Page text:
Lung disease is a common cause of morbidity and mortality in the United States and the State of Michigan is no exception. Lung disease encompasses a wide range of conditions ranging from obstructive diseases like asthma and COPD to non-obstructive pulmonary diseases that predominantly affect the lung parenchyma like pulmonary fibrosis and interstitial lung disease. COPD and asthma are common diseases and the state of Michigan has some of the highest prevalence rates of both diseases in the United States. Based on 2018 CDC data, an estimated 872,519 people or 11.2% of Michigan adults have asthma. Michigan ranks seventh in the nation overall.
In the Michigan BRFSS health survey, the overall prevalence of COPD in Michigan was 8.9%. A prior study in Michigan found that 28.1% of COPD patients reported having current asthma further supporting the assertion that these diseases overlap significantly. The prevalence of pediatric asthma in Michigan is 17.4% in Black and 6.5% in White children.
It has been increasingly recognized that obstructive lung disease occurs along a continuum and the separation of asthma and COPD is often arbitrary and misdiagnosis is common. Those with severe asthma that begins early in life can progress to chronic obstruction and in some cases emphysema despite the lack of exposure to tobacco smoke and other risk factors for COPD.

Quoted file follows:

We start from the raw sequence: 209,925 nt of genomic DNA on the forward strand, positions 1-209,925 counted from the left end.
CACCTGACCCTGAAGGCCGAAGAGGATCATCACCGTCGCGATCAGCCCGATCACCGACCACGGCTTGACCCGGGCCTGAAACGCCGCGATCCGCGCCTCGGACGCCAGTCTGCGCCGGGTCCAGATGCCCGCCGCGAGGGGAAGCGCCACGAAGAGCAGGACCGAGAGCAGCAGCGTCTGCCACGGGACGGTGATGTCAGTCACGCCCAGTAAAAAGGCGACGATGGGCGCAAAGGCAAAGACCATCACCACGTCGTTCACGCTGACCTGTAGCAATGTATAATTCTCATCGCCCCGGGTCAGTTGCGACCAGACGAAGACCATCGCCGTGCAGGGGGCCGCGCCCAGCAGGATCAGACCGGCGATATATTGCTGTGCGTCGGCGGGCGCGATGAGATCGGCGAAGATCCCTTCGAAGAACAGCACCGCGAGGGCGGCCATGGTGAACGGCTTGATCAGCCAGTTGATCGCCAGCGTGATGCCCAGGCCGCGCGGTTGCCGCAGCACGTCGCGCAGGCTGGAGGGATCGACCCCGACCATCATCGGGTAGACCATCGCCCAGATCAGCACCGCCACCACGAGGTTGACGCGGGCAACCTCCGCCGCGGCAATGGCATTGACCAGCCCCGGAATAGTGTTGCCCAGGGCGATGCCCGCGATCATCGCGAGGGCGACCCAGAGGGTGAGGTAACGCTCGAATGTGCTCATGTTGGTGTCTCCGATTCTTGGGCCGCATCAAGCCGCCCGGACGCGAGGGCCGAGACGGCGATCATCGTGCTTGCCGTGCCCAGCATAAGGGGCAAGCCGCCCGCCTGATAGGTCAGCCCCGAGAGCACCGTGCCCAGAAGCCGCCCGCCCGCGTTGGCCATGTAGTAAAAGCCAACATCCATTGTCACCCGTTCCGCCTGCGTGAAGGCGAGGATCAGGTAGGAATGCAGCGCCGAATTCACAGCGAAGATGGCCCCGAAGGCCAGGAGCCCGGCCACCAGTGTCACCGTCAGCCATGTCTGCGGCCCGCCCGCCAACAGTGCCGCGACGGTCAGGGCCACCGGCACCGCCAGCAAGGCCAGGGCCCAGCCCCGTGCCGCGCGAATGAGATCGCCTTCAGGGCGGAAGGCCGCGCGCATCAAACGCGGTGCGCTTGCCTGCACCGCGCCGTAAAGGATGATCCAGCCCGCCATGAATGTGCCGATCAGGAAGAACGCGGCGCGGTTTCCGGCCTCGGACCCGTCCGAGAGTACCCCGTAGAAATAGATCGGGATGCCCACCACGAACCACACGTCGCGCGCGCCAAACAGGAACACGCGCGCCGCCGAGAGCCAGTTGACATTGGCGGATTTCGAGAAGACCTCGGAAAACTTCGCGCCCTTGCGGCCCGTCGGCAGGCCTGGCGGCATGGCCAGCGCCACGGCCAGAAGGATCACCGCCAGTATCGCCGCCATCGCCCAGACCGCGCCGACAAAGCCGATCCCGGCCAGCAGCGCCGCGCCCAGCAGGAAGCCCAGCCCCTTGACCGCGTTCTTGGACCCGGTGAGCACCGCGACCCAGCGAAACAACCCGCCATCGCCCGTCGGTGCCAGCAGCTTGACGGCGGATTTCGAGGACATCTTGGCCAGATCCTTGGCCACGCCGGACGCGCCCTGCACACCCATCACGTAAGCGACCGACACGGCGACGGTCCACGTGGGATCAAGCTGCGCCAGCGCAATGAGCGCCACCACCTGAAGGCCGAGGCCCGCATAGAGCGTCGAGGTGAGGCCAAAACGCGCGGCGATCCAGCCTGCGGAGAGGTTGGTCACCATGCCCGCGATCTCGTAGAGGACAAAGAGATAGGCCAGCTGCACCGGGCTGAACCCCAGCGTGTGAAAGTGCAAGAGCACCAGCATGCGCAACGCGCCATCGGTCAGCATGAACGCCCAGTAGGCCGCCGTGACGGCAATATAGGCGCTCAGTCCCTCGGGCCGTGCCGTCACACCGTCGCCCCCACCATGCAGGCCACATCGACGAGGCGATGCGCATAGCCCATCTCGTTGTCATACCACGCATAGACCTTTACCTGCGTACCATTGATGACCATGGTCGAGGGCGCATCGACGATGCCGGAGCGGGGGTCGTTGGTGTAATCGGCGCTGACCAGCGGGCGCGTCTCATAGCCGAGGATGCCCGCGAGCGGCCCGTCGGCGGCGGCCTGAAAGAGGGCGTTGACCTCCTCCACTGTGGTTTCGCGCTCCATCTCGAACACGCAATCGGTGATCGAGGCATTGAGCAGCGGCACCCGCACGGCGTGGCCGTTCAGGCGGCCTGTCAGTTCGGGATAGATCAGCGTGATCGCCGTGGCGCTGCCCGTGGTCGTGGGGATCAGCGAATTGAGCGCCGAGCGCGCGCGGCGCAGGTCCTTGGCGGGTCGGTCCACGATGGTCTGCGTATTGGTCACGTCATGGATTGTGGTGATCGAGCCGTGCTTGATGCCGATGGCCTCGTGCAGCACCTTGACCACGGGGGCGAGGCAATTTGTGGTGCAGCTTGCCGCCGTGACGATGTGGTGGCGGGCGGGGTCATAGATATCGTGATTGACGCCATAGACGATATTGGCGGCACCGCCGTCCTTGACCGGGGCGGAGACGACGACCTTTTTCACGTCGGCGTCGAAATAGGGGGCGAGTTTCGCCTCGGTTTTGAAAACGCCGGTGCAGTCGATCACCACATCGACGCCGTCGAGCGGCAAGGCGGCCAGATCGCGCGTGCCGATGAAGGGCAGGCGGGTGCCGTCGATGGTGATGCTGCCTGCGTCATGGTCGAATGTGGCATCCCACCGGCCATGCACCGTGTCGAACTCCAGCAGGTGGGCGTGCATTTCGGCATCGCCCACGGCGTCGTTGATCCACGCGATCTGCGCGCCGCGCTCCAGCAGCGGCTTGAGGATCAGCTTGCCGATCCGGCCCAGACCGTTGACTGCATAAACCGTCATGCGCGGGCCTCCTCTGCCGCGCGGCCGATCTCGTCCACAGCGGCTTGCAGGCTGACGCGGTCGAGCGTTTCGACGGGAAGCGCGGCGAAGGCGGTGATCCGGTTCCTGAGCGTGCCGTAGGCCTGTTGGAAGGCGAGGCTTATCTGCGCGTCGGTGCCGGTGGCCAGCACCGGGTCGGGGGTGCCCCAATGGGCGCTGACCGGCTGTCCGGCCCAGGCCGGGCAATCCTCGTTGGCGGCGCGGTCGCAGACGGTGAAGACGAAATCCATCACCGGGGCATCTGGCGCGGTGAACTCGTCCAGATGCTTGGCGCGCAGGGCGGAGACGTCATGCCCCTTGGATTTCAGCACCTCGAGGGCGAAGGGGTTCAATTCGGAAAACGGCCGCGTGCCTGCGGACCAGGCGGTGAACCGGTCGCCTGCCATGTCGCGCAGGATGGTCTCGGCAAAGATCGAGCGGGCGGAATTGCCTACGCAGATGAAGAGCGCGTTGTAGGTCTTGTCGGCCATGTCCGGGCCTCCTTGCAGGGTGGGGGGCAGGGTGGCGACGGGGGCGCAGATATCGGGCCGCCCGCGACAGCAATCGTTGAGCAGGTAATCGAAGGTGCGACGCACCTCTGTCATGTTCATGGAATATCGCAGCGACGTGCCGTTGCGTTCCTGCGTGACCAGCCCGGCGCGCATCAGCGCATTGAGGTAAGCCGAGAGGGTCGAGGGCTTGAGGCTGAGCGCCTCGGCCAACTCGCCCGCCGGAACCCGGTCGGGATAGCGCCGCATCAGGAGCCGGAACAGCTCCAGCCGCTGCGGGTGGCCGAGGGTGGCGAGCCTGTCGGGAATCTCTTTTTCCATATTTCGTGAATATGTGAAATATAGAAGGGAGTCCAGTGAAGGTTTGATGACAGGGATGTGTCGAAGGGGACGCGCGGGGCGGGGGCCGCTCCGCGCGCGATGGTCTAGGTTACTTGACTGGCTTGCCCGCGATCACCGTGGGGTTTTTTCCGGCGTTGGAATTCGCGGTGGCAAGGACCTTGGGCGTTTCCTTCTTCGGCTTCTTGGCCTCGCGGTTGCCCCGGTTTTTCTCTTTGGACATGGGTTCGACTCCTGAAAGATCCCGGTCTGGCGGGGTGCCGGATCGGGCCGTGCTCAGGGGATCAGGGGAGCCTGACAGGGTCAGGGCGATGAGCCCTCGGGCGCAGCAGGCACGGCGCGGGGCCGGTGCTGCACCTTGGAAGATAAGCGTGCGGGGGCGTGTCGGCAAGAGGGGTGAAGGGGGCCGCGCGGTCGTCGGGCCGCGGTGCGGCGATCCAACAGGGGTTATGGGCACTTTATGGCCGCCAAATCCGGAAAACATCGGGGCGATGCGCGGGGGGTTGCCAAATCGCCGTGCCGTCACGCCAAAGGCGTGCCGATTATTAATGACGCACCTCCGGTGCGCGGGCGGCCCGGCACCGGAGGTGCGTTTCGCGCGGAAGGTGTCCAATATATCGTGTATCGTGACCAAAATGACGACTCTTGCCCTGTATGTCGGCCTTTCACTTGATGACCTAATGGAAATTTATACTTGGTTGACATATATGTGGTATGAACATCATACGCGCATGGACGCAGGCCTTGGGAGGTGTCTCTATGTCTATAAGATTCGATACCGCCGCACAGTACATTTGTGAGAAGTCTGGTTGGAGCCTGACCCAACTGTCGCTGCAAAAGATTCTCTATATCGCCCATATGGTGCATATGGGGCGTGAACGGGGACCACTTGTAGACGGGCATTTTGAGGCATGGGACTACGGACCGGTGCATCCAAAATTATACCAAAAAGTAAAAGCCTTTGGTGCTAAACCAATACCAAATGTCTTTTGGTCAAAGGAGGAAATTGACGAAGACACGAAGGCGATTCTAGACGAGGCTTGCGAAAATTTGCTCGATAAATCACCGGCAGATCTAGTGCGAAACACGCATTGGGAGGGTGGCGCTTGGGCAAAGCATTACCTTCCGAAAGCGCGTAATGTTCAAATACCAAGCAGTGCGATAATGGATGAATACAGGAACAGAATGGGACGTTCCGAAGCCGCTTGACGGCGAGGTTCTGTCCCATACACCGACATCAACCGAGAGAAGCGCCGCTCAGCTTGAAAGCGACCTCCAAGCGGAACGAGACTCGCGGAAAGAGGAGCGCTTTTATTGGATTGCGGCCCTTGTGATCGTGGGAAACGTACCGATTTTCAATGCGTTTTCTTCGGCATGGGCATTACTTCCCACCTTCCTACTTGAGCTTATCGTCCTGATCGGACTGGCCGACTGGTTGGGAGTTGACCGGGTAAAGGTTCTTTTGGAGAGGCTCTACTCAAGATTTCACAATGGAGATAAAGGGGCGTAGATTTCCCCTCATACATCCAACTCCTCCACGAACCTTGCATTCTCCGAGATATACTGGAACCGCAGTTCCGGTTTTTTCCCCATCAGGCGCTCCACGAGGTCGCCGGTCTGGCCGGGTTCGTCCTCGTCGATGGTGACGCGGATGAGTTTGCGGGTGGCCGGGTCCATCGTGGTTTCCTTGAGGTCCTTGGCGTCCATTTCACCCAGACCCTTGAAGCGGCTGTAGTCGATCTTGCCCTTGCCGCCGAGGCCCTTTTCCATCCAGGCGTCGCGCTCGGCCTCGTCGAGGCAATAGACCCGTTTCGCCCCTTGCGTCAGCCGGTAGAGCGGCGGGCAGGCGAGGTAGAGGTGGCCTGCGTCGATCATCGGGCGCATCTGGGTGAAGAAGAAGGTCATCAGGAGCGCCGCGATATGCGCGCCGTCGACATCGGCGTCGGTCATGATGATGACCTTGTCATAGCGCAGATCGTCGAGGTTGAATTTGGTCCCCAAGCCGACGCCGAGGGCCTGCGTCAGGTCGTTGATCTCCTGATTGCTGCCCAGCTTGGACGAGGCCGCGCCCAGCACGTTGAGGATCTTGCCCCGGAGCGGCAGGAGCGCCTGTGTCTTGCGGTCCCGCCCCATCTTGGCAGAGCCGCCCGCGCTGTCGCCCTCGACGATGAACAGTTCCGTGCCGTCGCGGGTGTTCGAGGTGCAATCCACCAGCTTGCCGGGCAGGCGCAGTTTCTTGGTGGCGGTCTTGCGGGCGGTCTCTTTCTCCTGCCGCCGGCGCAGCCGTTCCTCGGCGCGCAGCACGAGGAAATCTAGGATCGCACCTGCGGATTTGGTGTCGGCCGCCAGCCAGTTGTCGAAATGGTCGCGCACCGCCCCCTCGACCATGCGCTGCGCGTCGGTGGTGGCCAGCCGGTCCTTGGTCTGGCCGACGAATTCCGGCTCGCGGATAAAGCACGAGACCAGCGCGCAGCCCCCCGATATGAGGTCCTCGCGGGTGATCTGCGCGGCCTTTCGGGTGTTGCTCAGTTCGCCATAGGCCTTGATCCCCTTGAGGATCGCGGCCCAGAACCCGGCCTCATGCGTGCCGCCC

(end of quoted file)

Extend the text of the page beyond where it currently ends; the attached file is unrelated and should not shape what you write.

During the past two decades, asthma and COPD guidelines have been developed but the implementation of these guidelines is significantly lacking with many patients receiving non-evidence-based therapies. Problems also persist with medication non-adherence, improper inhaler technique, unwillingness to stop smoking, and avoiding environmental triggers. Periods of worsening respiratory symptoms occur in many patients, some leading to exacerbations and treatment with systemic drugs as prednisone, an oral corticosteroid (OCS). These drugs work so well and are much cheaper than inhalers, some patients tend to use them too frequently and often experience side-effects, some quite severe.
The Inspiring Health Advances in Lung Care (INHALE) CQI will address care and outcomes for children and adults with obstructive lung diseases in the State of Michigan by helping to close the gap between guideline-based, patient-focused care and the current state. It will leverage unique data resources to identify asthma and COPD cohorts across the state, including those who are high risk and can be targeted for further interventions. We have the opportunity to radically change the landscape of lung health in the State of Michigan and concurrently reduce the economic burden on patients and other stakeholders.